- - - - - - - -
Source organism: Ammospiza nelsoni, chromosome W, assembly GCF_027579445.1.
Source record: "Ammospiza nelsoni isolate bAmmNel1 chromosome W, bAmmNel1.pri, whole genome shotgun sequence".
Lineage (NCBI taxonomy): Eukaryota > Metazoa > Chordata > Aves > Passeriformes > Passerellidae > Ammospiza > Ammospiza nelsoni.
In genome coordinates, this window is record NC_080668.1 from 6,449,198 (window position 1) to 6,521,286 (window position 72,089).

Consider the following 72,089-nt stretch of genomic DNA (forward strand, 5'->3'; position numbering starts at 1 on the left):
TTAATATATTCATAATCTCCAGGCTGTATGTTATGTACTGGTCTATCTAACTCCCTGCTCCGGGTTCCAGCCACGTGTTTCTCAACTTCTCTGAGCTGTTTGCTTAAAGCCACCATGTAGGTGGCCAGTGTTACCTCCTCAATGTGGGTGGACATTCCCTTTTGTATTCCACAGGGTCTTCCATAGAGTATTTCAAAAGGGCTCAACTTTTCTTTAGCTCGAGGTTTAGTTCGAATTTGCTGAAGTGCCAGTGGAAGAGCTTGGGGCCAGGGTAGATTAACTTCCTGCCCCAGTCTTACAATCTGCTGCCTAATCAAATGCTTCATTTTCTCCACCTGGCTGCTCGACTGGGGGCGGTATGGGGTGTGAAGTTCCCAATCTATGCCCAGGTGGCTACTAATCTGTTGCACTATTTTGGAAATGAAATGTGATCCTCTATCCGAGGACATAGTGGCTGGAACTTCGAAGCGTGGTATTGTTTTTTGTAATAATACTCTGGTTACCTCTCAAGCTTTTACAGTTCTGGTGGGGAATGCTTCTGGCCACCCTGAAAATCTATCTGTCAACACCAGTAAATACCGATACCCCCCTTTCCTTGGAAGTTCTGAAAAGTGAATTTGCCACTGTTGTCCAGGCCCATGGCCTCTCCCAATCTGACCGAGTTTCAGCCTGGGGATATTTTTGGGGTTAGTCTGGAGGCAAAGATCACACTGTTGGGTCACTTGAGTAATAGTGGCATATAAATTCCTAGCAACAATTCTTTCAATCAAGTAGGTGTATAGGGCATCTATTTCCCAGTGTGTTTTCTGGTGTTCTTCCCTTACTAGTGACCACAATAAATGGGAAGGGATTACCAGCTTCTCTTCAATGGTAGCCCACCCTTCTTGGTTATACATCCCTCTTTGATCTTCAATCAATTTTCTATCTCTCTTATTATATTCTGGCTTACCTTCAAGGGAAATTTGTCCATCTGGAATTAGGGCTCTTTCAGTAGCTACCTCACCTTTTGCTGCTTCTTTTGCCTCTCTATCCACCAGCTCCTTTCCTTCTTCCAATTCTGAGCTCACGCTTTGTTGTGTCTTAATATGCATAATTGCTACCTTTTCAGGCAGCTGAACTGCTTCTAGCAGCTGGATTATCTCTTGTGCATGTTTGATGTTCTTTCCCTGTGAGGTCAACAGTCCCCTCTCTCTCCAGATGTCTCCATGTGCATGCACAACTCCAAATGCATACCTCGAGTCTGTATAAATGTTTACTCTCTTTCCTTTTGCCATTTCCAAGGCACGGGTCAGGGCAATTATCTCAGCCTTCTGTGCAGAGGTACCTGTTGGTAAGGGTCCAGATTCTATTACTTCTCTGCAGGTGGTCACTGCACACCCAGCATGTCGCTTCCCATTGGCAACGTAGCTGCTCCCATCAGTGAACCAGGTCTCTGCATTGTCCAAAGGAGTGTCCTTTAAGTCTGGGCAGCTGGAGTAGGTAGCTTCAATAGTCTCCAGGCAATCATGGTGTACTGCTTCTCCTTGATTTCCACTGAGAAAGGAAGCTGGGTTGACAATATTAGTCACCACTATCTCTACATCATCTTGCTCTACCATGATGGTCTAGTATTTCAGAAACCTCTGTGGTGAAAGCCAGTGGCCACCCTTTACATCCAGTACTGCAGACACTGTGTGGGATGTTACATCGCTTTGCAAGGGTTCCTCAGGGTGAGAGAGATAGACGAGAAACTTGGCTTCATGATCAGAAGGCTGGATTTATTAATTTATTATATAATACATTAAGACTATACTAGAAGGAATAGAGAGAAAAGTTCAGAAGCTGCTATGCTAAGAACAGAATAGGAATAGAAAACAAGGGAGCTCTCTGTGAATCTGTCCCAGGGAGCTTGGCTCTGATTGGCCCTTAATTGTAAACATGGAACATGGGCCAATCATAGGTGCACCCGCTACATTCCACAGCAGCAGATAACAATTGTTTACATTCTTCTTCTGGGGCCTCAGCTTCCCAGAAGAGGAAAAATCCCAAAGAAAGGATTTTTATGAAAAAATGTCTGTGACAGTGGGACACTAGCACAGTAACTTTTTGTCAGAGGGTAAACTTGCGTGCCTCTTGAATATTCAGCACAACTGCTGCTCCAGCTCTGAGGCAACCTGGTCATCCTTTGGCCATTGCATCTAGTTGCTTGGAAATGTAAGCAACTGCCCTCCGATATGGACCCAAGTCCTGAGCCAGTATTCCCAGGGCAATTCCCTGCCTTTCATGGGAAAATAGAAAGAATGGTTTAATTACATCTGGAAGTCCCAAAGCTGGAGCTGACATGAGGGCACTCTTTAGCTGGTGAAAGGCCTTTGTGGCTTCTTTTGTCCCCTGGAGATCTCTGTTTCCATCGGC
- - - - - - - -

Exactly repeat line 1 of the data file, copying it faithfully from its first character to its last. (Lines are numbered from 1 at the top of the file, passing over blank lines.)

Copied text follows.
Source organism: Ammospiza nelsoni, chromosome W, assembly GCF_027579445.1.